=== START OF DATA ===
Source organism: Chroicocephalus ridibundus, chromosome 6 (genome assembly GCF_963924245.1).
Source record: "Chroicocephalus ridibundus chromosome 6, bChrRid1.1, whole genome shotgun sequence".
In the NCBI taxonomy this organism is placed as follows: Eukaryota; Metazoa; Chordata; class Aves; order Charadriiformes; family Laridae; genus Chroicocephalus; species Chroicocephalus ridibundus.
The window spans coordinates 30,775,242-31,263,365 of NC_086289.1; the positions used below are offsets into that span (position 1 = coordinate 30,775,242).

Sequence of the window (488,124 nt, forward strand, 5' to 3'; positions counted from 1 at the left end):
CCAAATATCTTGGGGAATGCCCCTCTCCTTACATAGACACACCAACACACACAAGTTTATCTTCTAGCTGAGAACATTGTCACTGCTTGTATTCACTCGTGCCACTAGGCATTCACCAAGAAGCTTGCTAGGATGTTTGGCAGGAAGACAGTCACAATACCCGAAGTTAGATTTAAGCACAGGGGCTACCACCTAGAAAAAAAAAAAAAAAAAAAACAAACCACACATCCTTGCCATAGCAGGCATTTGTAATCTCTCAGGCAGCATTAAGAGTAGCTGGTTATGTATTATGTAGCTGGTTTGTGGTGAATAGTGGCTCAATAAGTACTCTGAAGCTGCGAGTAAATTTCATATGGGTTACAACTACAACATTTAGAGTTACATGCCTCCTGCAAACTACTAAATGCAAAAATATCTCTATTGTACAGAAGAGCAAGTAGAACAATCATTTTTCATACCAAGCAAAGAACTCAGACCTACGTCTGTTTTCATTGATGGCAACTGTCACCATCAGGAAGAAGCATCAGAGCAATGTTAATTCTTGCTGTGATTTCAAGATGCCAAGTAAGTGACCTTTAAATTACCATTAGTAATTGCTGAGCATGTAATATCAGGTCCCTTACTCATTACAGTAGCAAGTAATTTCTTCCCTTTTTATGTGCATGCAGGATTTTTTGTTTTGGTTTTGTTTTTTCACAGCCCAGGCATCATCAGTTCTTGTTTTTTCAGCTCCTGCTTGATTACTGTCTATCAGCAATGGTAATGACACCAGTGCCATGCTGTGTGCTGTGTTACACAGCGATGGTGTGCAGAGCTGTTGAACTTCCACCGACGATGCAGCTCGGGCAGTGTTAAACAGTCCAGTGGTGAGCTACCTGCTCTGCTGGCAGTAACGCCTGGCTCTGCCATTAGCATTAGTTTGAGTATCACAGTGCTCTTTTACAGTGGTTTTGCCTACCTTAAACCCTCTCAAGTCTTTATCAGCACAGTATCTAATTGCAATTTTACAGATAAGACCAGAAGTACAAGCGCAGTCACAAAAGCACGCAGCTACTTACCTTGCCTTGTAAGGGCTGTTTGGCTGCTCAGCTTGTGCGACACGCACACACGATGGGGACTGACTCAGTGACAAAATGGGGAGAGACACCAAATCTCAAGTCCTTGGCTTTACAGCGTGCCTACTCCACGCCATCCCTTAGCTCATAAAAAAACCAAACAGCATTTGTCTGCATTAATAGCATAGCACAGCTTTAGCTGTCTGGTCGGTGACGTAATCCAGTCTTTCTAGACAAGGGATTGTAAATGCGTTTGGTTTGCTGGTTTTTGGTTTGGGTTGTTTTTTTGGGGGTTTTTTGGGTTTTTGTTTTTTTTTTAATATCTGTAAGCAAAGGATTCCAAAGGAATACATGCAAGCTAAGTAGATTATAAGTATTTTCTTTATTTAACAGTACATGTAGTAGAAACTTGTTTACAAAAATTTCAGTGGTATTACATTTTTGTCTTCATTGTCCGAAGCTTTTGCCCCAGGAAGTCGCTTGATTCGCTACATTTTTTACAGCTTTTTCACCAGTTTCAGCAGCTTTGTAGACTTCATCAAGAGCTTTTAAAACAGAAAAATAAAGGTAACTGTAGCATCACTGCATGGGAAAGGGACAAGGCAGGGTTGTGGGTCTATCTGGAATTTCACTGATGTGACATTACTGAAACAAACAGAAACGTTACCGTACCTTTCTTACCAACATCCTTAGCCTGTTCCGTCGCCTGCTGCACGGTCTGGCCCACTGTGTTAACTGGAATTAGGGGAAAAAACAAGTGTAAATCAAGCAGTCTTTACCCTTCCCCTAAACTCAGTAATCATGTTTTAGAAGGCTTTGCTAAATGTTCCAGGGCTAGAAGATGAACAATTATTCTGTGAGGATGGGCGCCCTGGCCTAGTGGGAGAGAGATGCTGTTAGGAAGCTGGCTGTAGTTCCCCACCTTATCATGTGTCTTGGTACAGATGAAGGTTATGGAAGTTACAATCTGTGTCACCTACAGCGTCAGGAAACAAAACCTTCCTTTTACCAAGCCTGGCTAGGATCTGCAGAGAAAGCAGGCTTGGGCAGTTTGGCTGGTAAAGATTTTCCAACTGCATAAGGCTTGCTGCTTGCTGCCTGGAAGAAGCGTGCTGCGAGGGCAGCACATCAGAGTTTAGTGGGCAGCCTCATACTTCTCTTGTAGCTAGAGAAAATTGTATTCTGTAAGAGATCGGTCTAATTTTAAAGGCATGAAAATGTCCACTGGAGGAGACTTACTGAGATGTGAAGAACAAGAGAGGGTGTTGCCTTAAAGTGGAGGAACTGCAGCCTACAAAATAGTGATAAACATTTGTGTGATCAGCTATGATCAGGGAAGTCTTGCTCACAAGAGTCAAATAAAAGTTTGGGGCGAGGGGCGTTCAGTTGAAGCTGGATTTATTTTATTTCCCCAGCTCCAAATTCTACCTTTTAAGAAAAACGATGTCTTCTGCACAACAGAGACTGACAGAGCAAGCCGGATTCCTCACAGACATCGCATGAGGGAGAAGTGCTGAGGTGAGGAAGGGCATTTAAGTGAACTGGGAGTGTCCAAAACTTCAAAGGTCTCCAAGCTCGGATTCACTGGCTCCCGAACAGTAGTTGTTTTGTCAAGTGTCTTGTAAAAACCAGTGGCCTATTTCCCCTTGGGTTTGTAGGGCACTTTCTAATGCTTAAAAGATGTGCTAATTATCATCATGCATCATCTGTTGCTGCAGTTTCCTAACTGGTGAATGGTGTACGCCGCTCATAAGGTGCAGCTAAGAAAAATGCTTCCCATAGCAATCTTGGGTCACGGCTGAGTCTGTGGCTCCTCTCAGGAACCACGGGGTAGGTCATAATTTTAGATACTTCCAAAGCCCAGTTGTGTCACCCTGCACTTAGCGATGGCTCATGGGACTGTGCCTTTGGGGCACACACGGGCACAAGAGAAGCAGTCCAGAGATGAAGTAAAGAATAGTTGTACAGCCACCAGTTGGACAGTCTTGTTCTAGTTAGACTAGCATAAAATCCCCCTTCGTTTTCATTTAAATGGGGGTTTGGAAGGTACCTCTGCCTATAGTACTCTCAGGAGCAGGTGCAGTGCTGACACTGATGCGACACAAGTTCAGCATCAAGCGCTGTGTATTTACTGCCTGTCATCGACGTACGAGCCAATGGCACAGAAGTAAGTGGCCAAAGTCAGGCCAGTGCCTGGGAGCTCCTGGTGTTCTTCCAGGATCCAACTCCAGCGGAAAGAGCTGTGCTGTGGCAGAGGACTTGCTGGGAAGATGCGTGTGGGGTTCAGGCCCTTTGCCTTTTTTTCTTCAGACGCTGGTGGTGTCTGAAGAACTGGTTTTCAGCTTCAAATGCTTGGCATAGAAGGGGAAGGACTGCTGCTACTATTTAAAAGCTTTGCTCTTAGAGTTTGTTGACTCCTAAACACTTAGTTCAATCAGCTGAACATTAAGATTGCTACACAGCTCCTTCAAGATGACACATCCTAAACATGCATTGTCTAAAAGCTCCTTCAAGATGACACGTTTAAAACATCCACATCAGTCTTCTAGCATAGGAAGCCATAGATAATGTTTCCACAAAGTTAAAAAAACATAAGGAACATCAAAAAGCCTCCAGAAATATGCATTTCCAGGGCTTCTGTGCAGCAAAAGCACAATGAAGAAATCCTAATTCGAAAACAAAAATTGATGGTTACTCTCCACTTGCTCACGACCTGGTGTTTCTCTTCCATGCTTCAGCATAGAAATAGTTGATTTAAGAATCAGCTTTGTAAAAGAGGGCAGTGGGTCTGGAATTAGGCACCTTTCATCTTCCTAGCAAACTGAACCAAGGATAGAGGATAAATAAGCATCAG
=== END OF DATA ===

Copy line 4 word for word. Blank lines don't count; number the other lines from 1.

The window spans coordinates 30,775,242-31,263,365 of NC_086289.1; the positions used below are offsets into that span (position 1 = coordinate 30,775,242).